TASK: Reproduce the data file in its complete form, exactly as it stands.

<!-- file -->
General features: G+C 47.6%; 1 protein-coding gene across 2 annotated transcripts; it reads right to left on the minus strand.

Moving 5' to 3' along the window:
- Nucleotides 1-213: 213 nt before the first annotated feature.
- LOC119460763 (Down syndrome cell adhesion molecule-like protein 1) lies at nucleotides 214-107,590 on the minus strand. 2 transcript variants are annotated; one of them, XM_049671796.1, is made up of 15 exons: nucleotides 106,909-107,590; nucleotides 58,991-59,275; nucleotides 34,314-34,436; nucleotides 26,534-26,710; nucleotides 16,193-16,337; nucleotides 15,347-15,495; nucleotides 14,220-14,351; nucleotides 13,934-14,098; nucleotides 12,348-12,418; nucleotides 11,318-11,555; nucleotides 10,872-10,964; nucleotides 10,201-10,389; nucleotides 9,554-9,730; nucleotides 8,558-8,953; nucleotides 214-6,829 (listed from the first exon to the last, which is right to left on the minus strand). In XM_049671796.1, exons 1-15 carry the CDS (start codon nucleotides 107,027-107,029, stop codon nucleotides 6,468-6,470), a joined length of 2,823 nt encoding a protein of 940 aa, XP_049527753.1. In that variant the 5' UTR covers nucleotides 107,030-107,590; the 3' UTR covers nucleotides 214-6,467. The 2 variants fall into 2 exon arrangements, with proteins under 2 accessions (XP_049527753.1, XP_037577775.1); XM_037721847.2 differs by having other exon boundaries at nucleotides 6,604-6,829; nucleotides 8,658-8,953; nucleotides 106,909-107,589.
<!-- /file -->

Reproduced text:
General features: G+C 47.6%; 1 protein-coding gene across 2 annotated transcripts; it reads right to left on the minus strand.

Moving 5' to 3' along the window:
- Nucleotides 1-213: 213 nt before the first annotated feature.
- LOC119460763 (Down syndrome cell adhesion molecule-like protein 1) lies at nucleotides 214-107,590 on the minus strand. 2 transcript variants are annotated; one of them, XM_049671796.1, is made up of 15 exons: nucleotides 106,909-107,590; nucleotides 58,991-59,275; nucleotides 34,314-34,436; nucleotides 26,534-26,710; nucleotides 16,193-16,337; nucleotides 15,347-15,495; nucleotides 14,220-14,351; nucleotides 13,934-14,098; nucleotides 12,348-12,418; nucleotides 11,318-11,555; nucleotides 10,872-10,964; nucleotides 10,201-10,389; nucleotides 9,554-9,730; nucleotides 8,558-8,953; nucleotides 214-6,829 (listed from the first exon to the last, which is right to left on the minus strand). In XM_049671796.1, exons 1-15 carry the CDS (start codon nucleotides 107,027-107,029, stop codon nucleotides 6,468-6,470), a joined length of 2,823 nt encoding a protein of 940 aa, XP_049527753.1. In that variant the 5' UTR covers nucleotides 107,030-107,590; the 3' UTR covers nucleotides 214-6,467. The 2 variants fall into 2 exon arrangements, with proteins under 2 accessions (XP_049527753.1, XP_037577775.1); XM_037721847.2 differs by having other exon boundaries at nucleotides 6,604-6,829; nucleotides 8,658-8,953; nucleotides 106,909-107,589.